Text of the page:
- “Street Inventory”: Street inventory includes bond price quotes provided by dealers that may or may not have a captive financial advisor distribution network. In many cases, these dealers’ primary business is market making, and they generate revenue from the bid-offer spreads of corporate bonds. Since retail corporate bond trading is primarily electronic, dealers grow their business by providing competitive quotes for actively traded bonds.
- “Internal Inventory”: Retail brokerages that have large financial advisor networks often have a trading desk that provides "liquidity" (or bond price quotes) for the clients of the financial advisors. When a financial advisor recommends a bond from his firm’s own trading desk, that bond is said to be from the firm’s “internal inventory.” Note that, in many cases, this trading desk may also be a provider of Street inventory.
Through connectivity with the retail trading systems, retail brokerages ingest bid-and-offer quotes that are then shown to either self-directed investors or the firm’s financial advisors. Generally, the online brokerages listed in the "Online" bucket have an ‘open architecture’ model, where substantially all Street inventory is shown to self-directed investor clients.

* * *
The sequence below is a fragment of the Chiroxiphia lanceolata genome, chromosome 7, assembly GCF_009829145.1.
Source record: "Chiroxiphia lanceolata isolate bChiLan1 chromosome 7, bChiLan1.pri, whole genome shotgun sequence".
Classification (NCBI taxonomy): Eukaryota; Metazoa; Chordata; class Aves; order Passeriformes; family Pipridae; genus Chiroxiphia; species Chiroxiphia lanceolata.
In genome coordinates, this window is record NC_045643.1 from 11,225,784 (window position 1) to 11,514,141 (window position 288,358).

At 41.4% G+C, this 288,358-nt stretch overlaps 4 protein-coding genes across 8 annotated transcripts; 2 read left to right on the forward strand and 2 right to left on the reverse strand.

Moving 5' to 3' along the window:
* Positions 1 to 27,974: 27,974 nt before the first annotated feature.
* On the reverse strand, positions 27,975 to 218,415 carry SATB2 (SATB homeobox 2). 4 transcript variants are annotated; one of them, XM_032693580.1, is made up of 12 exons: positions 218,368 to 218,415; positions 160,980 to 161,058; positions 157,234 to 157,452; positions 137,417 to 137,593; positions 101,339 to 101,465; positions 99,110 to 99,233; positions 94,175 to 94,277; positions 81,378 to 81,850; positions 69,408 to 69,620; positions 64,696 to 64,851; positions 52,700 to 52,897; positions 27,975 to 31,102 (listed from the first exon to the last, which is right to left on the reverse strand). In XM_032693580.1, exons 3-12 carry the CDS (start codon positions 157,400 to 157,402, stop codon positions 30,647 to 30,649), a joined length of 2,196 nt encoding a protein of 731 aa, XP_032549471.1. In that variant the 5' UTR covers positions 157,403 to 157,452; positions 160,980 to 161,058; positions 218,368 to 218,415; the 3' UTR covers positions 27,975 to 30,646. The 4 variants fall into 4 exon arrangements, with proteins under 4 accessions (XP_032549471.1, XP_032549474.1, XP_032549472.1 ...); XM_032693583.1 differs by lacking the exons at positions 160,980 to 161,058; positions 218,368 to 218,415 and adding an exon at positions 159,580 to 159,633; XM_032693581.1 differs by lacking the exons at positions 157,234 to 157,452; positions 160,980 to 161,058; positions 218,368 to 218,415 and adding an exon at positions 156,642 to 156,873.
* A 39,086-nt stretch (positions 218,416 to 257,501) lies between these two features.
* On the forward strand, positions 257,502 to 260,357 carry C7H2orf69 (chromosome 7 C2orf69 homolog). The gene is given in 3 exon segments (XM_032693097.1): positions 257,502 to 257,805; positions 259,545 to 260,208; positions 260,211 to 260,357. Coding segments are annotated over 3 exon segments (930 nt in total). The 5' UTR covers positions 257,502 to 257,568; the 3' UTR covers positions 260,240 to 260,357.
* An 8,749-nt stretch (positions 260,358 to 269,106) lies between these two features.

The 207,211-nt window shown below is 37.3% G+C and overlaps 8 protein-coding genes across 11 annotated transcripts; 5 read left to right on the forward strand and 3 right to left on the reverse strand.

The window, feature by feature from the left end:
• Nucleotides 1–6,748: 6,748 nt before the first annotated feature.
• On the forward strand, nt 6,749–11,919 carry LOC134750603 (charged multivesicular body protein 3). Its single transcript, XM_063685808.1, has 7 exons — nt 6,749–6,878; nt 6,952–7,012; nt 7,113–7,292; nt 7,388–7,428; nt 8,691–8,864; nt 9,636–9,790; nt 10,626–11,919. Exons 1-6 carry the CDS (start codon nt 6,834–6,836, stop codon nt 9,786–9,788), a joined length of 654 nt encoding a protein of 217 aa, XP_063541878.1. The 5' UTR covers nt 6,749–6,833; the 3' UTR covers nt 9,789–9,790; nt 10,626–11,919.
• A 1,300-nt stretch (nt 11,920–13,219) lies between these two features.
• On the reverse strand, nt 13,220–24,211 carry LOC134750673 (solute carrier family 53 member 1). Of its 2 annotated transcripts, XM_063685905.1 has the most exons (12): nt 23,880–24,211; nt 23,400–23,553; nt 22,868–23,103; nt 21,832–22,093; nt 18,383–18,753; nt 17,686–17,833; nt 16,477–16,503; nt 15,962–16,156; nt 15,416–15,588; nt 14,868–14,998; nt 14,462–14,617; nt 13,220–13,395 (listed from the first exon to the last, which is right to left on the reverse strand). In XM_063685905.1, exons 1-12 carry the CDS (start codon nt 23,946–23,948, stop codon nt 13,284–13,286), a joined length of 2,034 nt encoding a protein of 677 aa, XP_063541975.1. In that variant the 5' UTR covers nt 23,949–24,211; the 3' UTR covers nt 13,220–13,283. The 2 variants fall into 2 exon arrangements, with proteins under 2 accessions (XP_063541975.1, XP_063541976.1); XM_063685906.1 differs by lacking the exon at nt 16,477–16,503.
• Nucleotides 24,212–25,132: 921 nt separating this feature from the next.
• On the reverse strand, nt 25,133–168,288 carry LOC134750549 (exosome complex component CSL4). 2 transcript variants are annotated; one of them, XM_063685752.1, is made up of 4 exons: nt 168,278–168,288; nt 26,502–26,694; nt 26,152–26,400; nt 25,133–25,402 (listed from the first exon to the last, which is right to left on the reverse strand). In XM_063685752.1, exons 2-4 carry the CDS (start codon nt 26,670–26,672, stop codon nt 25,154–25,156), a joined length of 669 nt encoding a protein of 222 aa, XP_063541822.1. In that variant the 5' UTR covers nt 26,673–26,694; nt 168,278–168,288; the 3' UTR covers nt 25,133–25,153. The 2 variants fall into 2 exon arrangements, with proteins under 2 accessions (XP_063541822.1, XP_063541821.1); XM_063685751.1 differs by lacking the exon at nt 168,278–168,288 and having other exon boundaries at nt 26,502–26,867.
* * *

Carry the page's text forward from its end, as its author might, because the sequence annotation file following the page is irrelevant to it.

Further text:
Some online brokerages enable the submission of limit orders that are inside the bid-offer spread. When these orders are submitted, they become part of the depth of book. For example, if the top-of-book bid-offer quotes were 95.00 / 96.00, an investor could enter a limit order to buy bonds at 95.50. This order would then be shown as a new bid quote that would narrow the bid-offer spread to 95.50 / 96.00.
Financial Advisor Network brokerage firms may or may not allow Street inventory to be shown to their clients, which is why we show a yellow arrow to these firms between Areas A & B. As discussed in the Area A commentary, many of these firms have their own trading desks and may only permit orders against that firm’s internal inventory. The level of Street inventory available to the clients of the Financial Advisor Network brokerages varies from firm to firm. In addition, access to Street inventory at Financial Advisor Network brokerages can depend on the type of account an investor has.
Minimum Treasury Bond Purchase
In addition to investing in corporate bonds online, investors can also buy and sell US Treasurys and municipal bonds. Trading in the US Treasury market is more concentrated than it is in US corporate bonds, as the number of actively trade US Treasury CUSIPs is typically around 560 compared to approximately 9,000 individual corporate bonds. There are also a smaller number of dealers that trade in US Treasurys vs. corporate bonds.